IN THE SHADOW OF THE BANYAN
Join us for an evening of discussion with special guest
is held in conjunction with
The Institute of International Education
Thursday, November 29, 2012
6 p.m. | Reception
6:30 p.m. | Presentation
7:15 p.m. | Book Signing
Institute of International Education
809 United Nations Plaza, Kaufman Center
New York, NY
UNA Members: FREE
UNA Student Members: FREE
Guests and Non-Members: $15
IN THE SHADOW OF THE BANYAN is a captivating first novel that has generated remarkable pre-publication excitement and praise, in which a survivor of the killing fields of Cambodia weaves a spellbinding tale of human resilience amidst horror, the redemptive promise of stories, and the enduring power of love.
Vaddey Ratner was a young girl surrounded by privilege when the revolutionary faction known as the Khmer Rouge came to power in 1975. Despite their royal lineage Vaddey's father was a great grandson of the 20th century King Sisowath, and she carries the official title of Princess to this day her family was driven from their home in the capital city of Phnom Penh into a four-year nightmare of separation, forced labor, starvation, execution, and death. With this book, Ratner magnificently transforms a narrative of atrocity into a work of art as she blends the entrancing folklore and literature of her native land with the story of her own family, pays tribute to the memory of those lost, and bears eloquent witness to the indomitable human will to survive, even in the most terrible circumstances.
Ratner, who now lives in the U.S., based IN THE SHADOW OF THE BANYAN closely on her own experience and that of her family. But in writing it, the author explains, "I didn't want just to translate my family's experience, a Cambodian experience, to a foreign audience; I wanted to take the readers and replant them in the fertile ground I'd sprung from, to let them take root and sprout, and to see my world as their own. I wanted them to see Cambodia before it became synonymous with genocide, before it became the 'killing fields.' It was once a place of exquisite beauty, and I try to show that not only by locating the readers in the loveliness of the natural world but also by immersing them in the rhythm of a people's thoughts and sentiments, in its literature and art. Only when we know what existed can we truly mourn what is lost."
The first novel by a survivor of the Cambodian genocide to be published in English, this work follows in the footsteps of classic Holocaust memoirs such as Elie Wiesel's Night and distinguished novels of human endurance and triumph like The Kite Runner by Khaled Hosseini, Beloved by Toni Morrison, Sarah's Key by Tatiana de Rosnay, Sophie's Choice by William Styron, and The Known World by Edward P. Jones. Putting Vaddey Ratner's astounding gift for language and storytelling on dazzling display, it plumbs one young girl's searing experiences during the Khmer Rouge era to portray above all the unquenchable human desire to live, and the universal power of stories to help us transcend suffering, loss, and tragedy.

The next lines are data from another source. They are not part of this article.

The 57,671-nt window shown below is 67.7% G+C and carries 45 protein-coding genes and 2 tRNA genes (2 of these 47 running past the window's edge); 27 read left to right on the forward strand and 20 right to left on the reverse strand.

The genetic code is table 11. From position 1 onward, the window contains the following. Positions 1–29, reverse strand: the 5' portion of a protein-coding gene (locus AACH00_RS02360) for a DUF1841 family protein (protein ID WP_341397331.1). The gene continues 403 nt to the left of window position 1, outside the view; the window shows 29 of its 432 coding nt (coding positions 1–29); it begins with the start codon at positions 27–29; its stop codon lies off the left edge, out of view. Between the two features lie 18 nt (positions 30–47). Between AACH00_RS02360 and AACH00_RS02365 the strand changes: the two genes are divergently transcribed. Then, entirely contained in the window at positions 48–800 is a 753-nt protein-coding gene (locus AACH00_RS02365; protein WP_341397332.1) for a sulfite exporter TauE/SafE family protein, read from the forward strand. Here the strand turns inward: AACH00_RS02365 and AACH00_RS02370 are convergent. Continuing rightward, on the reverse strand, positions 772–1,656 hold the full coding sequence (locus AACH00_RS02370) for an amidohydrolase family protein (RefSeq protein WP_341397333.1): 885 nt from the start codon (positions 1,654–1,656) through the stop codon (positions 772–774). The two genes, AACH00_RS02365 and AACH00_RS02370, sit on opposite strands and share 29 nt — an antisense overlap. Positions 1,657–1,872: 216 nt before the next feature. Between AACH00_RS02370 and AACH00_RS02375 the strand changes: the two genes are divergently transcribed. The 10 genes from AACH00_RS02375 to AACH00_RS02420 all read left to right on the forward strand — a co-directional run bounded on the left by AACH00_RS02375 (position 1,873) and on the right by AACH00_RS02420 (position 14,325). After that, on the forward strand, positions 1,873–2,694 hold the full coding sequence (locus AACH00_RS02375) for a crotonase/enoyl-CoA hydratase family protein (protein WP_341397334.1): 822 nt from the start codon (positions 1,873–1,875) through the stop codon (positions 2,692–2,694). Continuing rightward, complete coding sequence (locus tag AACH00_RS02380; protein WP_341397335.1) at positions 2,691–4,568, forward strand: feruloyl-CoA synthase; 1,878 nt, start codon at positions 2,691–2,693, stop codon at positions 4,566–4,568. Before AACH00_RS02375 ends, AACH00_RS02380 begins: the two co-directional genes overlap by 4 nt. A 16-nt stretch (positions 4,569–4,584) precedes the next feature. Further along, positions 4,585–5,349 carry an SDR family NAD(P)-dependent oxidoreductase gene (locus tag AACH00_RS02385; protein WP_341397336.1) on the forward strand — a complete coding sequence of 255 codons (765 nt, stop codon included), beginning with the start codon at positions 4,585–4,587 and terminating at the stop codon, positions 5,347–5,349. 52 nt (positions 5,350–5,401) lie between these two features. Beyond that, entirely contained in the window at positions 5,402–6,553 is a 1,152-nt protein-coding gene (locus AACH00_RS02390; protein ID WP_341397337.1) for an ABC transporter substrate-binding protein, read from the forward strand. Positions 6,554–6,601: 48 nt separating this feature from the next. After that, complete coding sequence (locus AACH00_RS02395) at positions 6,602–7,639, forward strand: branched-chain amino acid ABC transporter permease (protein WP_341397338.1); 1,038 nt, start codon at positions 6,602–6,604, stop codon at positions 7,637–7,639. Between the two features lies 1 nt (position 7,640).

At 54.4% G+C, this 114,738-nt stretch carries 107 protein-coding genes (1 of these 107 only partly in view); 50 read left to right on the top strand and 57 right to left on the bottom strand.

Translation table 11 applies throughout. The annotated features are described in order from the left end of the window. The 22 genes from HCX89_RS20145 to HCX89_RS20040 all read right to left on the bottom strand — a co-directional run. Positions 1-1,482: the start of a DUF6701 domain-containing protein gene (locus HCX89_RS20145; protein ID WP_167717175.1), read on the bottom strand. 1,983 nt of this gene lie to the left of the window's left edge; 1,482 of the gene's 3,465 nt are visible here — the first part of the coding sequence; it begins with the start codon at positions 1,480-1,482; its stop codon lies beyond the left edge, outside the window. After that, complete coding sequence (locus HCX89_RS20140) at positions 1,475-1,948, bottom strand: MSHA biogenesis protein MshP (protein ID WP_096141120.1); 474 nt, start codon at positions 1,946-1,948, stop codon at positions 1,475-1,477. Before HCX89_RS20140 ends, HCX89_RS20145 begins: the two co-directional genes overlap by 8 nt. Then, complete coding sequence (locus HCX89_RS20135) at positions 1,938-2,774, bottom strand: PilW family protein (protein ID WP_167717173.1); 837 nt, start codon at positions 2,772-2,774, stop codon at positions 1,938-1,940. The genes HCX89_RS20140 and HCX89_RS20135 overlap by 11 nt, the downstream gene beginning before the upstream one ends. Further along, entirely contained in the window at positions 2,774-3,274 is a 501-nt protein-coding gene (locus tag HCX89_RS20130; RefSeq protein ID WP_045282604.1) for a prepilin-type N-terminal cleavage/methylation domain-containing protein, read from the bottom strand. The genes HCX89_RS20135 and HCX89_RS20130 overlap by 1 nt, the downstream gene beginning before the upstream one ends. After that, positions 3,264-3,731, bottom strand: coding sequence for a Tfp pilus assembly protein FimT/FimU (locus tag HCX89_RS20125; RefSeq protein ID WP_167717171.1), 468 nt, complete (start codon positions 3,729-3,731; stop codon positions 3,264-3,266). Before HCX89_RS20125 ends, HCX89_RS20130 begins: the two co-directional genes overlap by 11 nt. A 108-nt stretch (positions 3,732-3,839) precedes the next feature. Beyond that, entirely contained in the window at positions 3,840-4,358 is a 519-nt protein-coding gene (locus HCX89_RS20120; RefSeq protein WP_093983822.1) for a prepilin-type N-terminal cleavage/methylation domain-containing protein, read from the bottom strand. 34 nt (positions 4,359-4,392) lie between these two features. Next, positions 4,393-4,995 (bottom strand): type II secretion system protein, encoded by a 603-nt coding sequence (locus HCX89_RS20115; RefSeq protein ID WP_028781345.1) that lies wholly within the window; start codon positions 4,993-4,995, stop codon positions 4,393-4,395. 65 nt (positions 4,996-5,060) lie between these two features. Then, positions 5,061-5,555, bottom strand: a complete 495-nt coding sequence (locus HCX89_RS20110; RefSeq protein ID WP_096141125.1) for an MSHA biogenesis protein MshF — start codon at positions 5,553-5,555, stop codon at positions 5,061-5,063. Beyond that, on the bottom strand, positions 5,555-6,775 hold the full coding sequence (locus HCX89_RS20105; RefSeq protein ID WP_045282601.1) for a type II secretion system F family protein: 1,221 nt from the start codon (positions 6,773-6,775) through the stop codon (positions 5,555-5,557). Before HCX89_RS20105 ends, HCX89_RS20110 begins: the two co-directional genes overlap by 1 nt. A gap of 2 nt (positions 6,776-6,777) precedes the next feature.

IN THE SHADOW OF THE BANYAN is a profoundly moving testament to the sustaining and healing power of stories.
Vaddey Ratner was five years old when the Khmer Rouge came to power in 1975. After four years, having endured forced labor, starvation, and near-execution, she and her mother escaped while many of her family members perished.
In 1981, she arrived in the U.S. as a refugee not knowing English and, in 1990, went on to graduate as her high school class valedictorian in Minnesota. She is a summa cum laude graduate of Cornell University, where she specialized in Southeast Asian history and literature.
In recent years she traveled and lived in Cambodia and Southeast Asia, writing and researching, which resulted in her debut novel, IN THE SHADOW OF THE BANYAN.
She lives in Potomac, Maryland, with her husband and daughter.
Visit Vaddey Ratner's website
Praise from the reviews
"Ratner is a fearless writer, and the novel explores important themes such as power, the relationship between love and guilt, and class. Most remarkably, it depicts the lives of characters forced to live in extreme circumstances, and investigates how that changes them. We are left with a profound sense of being witness to a tragedy of history." The Guardian
"An emotionally moving story Ratner's contemplative treatment of her protagonist and the love shared among the family stands in stark contrast to the severe reality they faced each day to survive. Knowing that the story was culled from Ratner's experiences as a child brings a sense of immediacy to this heartrending novel likely to be appreciated by many readers." Library Journal
"This stunning memorial expresses not just the terrors of the Khmer Rouge but also the beauty of what was lost. A hauntingly powerful novel imbued with the richness of old Cambodian lore, the devastation of monumental loss, and the spirit of survival." Publishers Weekly (starred review)
"Often lyrical, a painful, personal record of Cambodia's holocaust." Kirkus Reviews (starred review)
"By countering the stark and abject reality of her experience with lyrical descriptions of the natural beauty of Cambodia and its people, Ratner has crafted an elegiac tribute to the Cambodia she knew and loved." — Booklist
"Stories like this reach deep inside us and are, dare I say, life-changing." — BookReporter.com
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